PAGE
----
MTPR

Dr. Starbuck's Health Tips for Kids

Saturdays 8:50 a.m.
  • Hosted by Dr. Jamison Starbuck
  • Local Host Sam Manno, Annie Garde

Dr. Starbuck’s Health Tips for  Kids teaches children about the human body, common health issues, and simple ways to stay healthy. This program offers a fun way to educate and empower children.

Using language easily understood by children, Dr. Jamison Starbuck explains how different parts of the body function.  She also discusses individual health complaints and common illnesses kids might experience, and describes ways to treat everyday ailments with safe, simple, effective natural remedies.

Dr. Starbuck, a licensed naturopathic family physician and an attorney, presents information in a thoughtful and careful way. She also cautions listeners to discuss any health issue or treatment plan with their parents/guardians before using any remedies discussed in the program.

This program helps children understand their bodies and choices – including those about food, exercise, sleep, and communication – that will affect their health for the rest of their lives.  Dr. Starbuck’s Health Tips for Kids also helps children interact more effectively with their own doctor using language and knowledge they’ve learned.

Listen Saturday mornings during the Children's Corner. Or online anytime.

Wrapping a sprained join in an elastic bandage can help compress the swelling.
Flickr User Jenn and Tony Bot (CC-BY-NC-2)

Hi!  I’m Dr. Jamison Starbuck, a naturopathic family physician.  I’m here today with health tips on sprains.

Do you ever wonder why your parents and other adults tell you “no running’” when you’re just about to dash down a flight of stairs or speed through the aisles of a grocery store?  “No running” they call out right when you’re ready to race down the sidewalk.

A Rocky Mountain wood tick waiting to grab onto a passing animal.
(PD)

Hi! I’m Dr. Jamison Starbuck, a naturopathic family physician. I’m here today with health tips on ticks.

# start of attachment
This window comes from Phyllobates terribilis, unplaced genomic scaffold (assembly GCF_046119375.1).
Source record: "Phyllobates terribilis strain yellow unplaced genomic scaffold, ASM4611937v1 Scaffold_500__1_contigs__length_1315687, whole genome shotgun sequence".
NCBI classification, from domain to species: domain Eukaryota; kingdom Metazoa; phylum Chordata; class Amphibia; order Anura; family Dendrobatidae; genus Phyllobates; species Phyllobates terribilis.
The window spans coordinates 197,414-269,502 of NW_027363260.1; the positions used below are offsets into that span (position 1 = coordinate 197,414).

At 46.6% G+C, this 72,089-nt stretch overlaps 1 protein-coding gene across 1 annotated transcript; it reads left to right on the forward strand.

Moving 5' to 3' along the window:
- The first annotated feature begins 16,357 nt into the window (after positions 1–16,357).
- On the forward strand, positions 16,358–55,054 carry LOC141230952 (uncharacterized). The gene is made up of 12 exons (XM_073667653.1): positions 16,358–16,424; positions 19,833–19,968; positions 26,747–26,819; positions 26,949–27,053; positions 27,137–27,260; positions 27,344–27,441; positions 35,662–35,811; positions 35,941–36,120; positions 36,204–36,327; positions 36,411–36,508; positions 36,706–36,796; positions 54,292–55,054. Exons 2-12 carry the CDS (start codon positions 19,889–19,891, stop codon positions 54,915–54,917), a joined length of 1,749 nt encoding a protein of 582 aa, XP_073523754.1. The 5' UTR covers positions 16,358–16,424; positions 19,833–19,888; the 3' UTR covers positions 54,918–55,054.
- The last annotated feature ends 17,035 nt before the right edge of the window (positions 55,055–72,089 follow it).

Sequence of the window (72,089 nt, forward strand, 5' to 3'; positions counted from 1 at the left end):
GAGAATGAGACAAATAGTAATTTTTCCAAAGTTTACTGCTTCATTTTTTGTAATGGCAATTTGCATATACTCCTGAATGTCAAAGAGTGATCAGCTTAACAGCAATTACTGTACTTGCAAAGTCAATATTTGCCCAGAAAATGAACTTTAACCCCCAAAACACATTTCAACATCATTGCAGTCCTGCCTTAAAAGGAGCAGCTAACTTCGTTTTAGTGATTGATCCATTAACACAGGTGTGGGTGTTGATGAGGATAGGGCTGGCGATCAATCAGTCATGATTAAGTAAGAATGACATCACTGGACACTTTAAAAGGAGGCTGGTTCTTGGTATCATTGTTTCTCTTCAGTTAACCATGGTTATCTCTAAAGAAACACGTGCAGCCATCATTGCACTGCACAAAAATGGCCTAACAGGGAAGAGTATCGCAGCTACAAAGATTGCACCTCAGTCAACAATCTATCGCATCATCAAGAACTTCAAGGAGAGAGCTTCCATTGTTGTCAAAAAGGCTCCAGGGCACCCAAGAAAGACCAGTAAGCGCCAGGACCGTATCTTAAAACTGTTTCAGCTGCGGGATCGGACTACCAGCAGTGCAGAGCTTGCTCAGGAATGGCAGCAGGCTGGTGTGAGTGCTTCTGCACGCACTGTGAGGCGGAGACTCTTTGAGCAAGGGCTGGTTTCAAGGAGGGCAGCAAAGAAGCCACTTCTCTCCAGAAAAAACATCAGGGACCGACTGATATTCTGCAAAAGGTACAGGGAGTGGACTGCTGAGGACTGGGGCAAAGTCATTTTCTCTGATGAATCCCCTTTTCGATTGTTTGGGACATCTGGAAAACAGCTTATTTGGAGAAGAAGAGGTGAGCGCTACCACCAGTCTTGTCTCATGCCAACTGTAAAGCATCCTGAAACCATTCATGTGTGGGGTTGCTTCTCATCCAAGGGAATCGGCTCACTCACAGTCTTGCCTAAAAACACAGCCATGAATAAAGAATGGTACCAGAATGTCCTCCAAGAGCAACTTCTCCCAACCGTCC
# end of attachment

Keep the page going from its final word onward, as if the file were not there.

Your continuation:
Eew, creepy. Ticks! It’s tick season in Montana. They’re hanging around in tall grasses in the woods and fields. Because ticks can bite us, it’s good to learn a few things about them in order to stay healthy.

NIAID (CC BY 2.0)
NIAID (CC BY 2.0)

Hi.  I’m Dr. Jamison Starbuck and I’m here today with health tips on: germs.

How many of you have heard someone say ‘cover your mouth when you cough so you don’t spread germs’.  Or ‘wash your hands before you eat to get the germs off of them’.  Or maybe you’ve heard ‘use a Kleenex when you sneeze’ or ‘don’t share your water bottle or cup’.  And of course everyone knows you have to wash your hands after using the bathroom!

Germs are clearly yucky and something nobody wants.  But what are germs anyway?

freestockphotos.biz

Hi!  I’m Dr. Jamison Starbuck, a naturopathic family physician.  I’m here today with health tips on: weeds.

Weeds!  Weeds?  You're probably wondering why I’m talking about weeds on a health program.  Aren’t weeds bad?  Aren’t they plants people don’t like?

The answer is – not really.  In my opinion, no plants are bad.  They all have something beautiful or interesting or unique going on.  But for some people weeds are a big pain.  Mostly that’s because weeds can take over and crowd out other plants that people like better.  The cool thing about weeds though is that some of them can be medicine.  Which is more than you can say for geraniums or daffodils or even tulips.

Teaching Kids About Bones: Dr. Starbuck Explains
(PD)

Hi. I’m Dr. Jamison Starbuck, a naturopathic family physician. I’m here today with health tips about BONES.

All of you know what bones are. Think of Mr. Skeleton on Halloween. That guy that’s just a skull and a body made of bones. He clatters down the street on bone feet and waves a bony finger at you. 

Our body is a skeleton too. But our skeleton is filled with organs and muscles and blood. It’s covered by skin which keeps everything together. Our bones hold us up. If we didn’t have them, we’d just be a pile lying on the ground, unable to move.

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